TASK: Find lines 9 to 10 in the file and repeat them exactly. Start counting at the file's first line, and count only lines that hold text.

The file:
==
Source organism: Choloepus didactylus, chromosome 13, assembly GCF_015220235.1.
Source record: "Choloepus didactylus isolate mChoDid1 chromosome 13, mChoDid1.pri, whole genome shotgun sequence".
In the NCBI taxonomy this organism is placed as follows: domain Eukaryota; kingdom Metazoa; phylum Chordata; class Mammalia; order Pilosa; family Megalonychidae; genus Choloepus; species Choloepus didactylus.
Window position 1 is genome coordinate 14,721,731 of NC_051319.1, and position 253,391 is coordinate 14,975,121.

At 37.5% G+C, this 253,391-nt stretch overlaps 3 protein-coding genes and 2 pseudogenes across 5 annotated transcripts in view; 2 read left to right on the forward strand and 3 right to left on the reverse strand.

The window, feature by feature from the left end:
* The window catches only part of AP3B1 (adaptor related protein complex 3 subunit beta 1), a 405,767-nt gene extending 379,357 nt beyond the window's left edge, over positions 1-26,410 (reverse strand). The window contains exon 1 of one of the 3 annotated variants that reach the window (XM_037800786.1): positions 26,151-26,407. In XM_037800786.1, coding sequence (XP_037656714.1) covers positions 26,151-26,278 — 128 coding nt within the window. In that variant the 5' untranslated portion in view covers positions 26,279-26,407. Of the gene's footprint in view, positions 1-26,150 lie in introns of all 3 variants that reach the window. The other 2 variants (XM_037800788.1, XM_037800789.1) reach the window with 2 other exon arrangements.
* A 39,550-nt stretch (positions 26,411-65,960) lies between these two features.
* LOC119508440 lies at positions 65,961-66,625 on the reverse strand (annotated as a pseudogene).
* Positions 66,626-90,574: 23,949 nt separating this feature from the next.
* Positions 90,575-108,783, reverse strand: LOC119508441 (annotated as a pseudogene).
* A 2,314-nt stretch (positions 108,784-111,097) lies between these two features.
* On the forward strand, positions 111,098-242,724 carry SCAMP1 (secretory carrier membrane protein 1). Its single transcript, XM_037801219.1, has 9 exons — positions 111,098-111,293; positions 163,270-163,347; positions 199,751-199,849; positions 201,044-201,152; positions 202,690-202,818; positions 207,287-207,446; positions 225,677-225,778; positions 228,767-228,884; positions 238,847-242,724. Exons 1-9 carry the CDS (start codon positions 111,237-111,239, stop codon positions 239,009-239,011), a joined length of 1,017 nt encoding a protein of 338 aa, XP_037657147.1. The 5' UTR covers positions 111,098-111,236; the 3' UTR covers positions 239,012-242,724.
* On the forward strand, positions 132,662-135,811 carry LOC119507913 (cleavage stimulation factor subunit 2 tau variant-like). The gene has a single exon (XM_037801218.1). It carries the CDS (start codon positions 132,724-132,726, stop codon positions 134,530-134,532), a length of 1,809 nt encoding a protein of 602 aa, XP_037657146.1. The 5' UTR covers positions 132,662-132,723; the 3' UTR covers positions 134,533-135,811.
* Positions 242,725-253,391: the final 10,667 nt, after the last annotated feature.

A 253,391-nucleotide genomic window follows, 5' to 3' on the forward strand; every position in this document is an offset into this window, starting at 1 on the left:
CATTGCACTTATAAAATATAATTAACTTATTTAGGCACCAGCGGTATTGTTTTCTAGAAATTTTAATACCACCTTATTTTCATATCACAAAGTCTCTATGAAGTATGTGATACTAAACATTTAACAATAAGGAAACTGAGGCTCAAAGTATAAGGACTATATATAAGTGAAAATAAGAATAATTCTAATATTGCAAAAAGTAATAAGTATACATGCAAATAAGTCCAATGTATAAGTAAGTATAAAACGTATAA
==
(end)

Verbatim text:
* LOC119508440 lies at positions 65,961-66,625 on the reverse strand (annotated as a pseudogene).
* Positions 66,626-90,574: 23,949 nt separating this feature from the next.